Take Action! Vermont sportsmen are encouraged to contact their state representatives and urge them to support HB 243. Tell them that this bill is an important step to ensure the next generation of Vermont hunters take to the field. To find your state representatives’ contact information, visit the USSA Legislative Action Center at

For more information regarding the U.S. Sportsmen’s Alert Network, call 614-888-4868, or email Greg R. Lawson, director of communications at or Sharon Hayden, assistant director of communications at

U.S. Sportsmen's Alliance
801 Kingsmill Parkway
Columbus, Ohio 43229

Tuesday, March 9, 2010

Kansas hunter education instructors welcome guest speaker Dr. James Tantillo

Hunting is one of the safest ways to enjoy the outdoors, and making it ever safer will be a primary topic at the 2010 Kansas Hunter Education Instructor Academy, held March 26-28. Volunteer instructors from Kansas and neighboring states also will delve into the topic of hunting ethics with invited guest speaker Dr. James Tantillo.

Tantillo, who teaches ethics and environmental philosophy at Cornell University and sits on the board of directors for Orion – The Hunters’ Institute, will deliver a keynote address titled The Morality of Hunting: “A Damnable Pleasure.” Plus, participants will get the chance to examine the differences between hunter ethics and hunter preferences during breakout sessions hosted by Tantillo.

“Most people today who think about hunting tend to lump all value questions together under the heading "ethics" without regard for whether that classification is accurate,” Tantillo said. “In reality, hunting ethics usually involve more aesthetic than ethical issues.”

Tantillo went on to say the tendency for sportsmen and women to impose their personal hunting values or behaviors on others to improve the image of hunting may be well intended but can cause infighting and ultimately erode efforts to uphold our hunting traditions.

Orion – The Hunters’ Institute has long supported the work of hunter education programs across North America starting with Jim Posewitz, the organization’s founder. The partnership between Orion and hunter education programs has been responsible for shaping millions of new hunters.

During the weekend hunter education academy, a variety of other breakout sessions on safety, hunter ethics and responsibility will be conducted by representatives from the Treestand Manufacturer’s Association and Kansas and North Dakota volunteer hunter education instructors. Awards presentations and program updates will round out the weekend.

For more information about the academy, contact Wayne Doyle at

About Orion — The Hunters’ Institute
Orion is a 501 (c) (3) organization dedicated to ethical hunting and the wild resources essential to that purpose. Founded by Jim Posewitz in 1993, the organization is dedicated to preserving hunting as an important part of our North American conservation heritage through teaching hunter ethics and expanding society’s knowledge of the conservation legacy that was born in the embers of the hunter’s fire.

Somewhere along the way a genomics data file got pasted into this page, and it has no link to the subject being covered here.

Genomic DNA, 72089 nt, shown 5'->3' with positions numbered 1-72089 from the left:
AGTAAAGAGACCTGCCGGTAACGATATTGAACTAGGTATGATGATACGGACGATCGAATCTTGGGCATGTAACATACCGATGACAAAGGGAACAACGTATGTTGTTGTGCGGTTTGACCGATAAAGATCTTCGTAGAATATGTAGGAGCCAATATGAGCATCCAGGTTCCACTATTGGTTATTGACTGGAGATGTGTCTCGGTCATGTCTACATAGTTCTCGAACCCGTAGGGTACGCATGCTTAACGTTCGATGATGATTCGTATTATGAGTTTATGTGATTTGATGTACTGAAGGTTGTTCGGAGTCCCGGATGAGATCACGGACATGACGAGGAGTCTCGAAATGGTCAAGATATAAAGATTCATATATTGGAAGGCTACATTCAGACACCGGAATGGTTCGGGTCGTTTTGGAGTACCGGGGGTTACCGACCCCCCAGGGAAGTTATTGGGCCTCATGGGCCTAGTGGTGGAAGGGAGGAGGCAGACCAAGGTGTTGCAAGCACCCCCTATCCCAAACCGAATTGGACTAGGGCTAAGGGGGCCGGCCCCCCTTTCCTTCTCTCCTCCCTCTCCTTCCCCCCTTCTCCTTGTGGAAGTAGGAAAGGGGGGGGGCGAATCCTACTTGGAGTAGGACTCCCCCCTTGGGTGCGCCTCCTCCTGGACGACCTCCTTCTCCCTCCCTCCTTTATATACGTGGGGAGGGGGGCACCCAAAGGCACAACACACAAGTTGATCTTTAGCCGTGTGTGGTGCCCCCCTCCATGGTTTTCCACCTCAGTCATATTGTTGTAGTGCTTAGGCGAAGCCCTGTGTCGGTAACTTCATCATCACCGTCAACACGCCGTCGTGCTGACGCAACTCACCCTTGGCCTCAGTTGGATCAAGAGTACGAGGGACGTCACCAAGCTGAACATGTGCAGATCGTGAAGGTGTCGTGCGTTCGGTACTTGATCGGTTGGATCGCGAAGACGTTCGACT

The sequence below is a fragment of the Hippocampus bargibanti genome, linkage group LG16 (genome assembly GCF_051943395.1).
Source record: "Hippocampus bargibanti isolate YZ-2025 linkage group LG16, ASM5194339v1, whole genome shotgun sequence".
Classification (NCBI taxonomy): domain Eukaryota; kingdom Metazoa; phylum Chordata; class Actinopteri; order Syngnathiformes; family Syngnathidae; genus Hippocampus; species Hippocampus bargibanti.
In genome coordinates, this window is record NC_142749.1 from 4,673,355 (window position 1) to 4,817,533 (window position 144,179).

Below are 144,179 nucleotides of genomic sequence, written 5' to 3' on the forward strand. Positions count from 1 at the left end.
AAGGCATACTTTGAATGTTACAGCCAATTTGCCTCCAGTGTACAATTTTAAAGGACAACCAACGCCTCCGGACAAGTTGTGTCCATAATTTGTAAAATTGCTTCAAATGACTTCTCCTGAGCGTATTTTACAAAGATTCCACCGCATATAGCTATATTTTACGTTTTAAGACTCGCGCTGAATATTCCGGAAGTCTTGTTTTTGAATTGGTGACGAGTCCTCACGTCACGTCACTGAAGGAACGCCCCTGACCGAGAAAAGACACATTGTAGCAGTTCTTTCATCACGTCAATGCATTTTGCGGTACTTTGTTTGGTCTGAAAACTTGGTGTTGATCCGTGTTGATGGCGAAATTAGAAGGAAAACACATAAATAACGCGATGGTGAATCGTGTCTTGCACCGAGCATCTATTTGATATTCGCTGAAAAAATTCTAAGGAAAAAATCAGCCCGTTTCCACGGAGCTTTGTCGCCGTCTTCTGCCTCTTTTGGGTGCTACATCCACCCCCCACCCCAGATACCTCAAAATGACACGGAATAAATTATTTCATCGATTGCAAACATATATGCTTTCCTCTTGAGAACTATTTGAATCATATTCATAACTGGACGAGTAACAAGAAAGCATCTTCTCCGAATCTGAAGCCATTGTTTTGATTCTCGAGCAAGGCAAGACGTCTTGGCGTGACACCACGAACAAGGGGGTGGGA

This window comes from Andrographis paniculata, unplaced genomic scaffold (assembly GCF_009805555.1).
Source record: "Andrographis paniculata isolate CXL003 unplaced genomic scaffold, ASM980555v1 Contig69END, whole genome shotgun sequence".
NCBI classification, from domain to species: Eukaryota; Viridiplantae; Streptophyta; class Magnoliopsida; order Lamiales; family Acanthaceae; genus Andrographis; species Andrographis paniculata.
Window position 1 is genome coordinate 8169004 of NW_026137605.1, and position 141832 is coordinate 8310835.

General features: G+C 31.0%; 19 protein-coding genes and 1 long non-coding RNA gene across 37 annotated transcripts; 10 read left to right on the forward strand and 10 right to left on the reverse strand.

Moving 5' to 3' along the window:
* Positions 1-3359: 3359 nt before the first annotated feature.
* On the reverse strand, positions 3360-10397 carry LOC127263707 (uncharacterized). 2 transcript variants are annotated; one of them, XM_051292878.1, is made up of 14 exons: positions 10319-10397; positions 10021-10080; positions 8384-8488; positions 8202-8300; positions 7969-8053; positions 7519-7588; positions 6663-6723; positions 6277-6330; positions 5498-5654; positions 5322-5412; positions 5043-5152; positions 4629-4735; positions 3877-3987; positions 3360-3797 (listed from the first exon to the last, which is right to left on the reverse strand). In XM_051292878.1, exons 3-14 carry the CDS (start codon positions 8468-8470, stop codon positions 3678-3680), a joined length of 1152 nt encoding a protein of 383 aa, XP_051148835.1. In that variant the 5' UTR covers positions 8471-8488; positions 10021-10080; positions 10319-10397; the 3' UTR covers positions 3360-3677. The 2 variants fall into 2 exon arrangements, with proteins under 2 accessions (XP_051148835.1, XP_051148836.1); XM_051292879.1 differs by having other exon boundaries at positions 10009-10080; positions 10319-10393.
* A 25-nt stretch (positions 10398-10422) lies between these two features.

Orion is best known for its strong stance on ethical hunting and promoting the value of North American's hunting heritage. “Beyond Fair Chase,” which was written by Posewitz, is a standard for hunter education classes in North America with 500,000 copies in circulation. For more information, please contact us at 802-730-8111 or visit

To schedule an interview with Dr. James Tantillo, contact him at:

To schedule an interview about hunter education efforts in Kansas, contact:

Kansas Hunter Education Program
Wayne Doyle


Kansas Hunter Education Instructor Association
Tim Boxberger, President

Stop VT FWD position cuts & Support H.243 Hunter Apprentice Bill

The following is copy of an email I just sent out to 150 sportsmen and women in Vermont:

Call for Action:

1) The House Appropriations committee is taking up the Fish and Wildlife Department's budget this week. I contains cuts to two positions. Neither position will save the State General fund any money. It appears at least in part the Department is being a good soldier for the Governors push to reduce the number of state employees. Although I have no interest in taking away the Commissioners authority to manage his Department, this appears to be beyond that.
Please read the below reasons and if you agree contact your local representative and the chair of the appropriations committee and urge them to restore these two critical positions.

Two positions slated to be cut: 1) Conservation Planning Biologist (Jens
Hilke) - works with dozens of towns and hundreds of municipal officials
on fish and wildlife issues; and 2) Landowner Incentive Program
Coordinator (Jane Lazorchak) - works with hundreds of willing landowners
on habitat acquisitions to protect wildlife and enhance public access to
the outdoors.

* Sportsmen and conservationists work closely with the department as a
partner on a number of fish and wildlife projects designed to implement
the department's many wildlife plans - big game, non-game, and the State
Wildlife Action Plan. Mr. Hilke is the project lead on may of these
projects and the loss of this position will have a negative impact on